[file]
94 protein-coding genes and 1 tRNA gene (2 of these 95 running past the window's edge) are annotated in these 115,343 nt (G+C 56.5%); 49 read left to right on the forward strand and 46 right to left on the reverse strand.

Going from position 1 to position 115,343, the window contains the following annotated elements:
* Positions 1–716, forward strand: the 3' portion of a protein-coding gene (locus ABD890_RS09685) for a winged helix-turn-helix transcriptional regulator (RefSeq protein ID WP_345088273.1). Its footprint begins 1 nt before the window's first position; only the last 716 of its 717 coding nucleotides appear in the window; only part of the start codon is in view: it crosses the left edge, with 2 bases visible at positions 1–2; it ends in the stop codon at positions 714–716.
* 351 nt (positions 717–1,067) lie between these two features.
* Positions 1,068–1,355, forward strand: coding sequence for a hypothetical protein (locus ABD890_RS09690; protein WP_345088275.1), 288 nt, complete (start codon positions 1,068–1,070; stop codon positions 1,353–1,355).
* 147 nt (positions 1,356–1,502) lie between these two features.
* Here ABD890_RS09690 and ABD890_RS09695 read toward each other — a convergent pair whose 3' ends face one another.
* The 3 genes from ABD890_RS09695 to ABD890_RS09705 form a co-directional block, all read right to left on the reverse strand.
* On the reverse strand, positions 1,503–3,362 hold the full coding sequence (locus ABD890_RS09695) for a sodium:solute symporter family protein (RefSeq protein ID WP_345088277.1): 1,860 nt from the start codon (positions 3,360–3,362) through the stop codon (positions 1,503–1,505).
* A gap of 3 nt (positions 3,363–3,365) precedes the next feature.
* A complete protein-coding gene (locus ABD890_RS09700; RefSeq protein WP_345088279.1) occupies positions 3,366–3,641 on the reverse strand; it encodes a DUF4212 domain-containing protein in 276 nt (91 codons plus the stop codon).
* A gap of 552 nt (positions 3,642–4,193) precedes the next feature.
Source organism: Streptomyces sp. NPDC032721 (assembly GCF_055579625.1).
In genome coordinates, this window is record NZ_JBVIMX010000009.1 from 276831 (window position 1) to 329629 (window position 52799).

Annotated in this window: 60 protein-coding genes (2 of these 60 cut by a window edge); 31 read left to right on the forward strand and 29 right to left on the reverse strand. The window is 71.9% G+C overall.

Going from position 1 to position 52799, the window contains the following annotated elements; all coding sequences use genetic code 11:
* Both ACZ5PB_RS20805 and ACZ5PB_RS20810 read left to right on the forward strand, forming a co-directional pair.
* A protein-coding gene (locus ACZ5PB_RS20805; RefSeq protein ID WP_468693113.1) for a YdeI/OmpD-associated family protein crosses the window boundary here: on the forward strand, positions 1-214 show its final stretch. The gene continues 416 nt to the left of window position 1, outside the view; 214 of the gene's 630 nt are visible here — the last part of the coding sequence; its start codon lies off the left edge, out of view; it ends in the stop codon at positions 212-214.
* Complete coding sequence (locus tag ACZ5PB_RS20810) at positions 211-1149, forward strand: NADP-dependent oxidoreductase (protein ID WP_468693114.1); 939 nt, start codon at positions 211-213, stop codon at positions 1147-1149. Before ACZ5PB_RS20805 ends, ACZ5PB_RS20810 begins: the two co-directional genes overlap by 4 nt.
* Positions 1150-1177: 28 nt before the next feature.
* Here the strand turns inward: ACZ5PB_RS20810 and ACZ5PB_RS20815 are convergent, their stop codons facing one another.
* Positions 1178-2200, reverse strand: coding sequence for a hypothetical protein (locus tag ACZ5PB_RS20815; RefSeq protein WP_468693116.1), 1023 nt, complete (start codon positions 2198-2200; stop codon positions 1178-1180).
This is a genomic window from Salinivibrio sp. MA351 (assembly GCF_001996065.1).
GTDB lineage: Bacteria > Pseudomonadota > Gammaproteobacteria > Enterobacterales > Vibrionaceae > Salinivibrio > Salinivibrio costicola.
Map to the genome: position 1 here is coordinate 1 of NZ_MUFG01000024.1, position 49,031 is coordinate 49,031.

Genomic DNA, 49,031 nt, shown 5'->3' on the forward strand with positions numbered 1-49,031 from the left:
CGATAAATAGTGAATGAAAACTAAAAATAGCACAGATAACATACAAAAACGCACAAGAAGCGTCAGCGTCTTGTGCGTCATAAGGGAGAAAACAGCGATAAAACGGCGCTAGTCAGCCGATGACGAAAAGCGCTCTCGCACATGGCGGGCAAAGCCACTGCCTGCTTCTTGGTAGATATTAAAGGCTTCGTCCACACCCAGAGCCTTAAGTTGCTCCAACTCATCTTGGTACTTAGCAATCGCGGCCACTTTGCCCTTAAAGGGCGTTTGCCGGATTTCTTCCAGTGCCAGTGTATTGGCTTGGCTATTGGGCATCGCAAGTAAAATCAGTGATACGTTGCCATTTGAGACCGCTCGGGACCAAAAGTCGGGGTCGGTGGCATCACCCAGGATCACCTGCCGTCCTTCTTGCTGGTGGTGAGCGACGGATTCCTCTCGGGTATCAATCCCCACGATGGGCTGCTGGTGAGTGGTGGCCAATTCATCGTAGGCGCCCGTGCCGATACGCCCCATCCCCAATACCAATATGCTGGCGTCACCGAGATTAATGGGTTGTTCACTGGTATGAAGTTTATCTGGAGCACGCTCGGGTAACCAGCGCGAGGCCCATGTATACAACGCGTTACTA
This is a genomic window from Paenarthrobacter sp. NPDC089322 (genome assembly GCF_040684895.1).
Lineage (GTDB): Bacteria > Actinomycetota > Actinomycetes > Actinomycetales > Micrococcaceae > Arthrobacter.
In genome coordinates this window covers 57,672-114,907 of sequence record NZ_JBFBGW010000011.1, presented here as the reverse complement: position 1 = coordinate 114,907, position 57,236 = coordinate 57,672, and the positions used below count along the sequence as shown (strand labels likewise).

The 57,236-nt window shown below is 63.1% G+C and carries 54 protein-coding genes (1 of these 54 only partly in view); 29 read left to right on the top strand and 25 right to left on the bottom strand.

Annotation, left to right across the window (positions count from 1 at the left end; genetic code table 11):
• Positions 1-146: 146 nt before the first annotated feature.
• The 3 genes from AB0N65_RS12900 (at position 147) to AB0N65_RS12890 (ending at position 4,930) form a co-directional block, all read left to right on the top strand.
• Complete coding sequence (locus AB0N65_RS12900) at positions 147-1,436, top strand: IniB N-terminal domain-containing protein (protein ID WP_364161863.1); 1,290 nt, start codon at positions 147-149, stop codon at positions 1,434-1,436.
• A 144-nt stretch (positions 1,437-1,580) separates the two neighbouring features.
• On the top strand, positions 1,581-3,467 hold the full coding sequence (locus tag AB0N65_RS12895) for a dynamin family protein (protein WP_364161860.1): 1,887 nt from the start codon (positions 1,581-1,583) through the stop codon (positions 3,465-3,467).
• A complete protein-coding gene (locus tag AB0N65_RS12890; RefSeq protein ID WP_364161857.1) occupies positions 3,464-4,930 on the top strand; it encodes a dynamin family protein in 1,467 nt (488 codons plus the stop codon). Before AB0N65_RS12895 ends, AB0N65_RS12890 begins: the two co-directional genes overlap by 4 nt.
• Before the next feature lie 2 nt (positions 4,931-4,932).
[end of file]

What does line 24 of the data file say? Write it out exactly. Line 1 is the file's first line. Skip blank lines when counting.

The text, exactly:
GTDB lineage: Bacteria > Pseudomonadota > Gammaproteobacteria > Enterobacterales > Vibrionaceae > Salinivibrio > Salinivibrio costicola.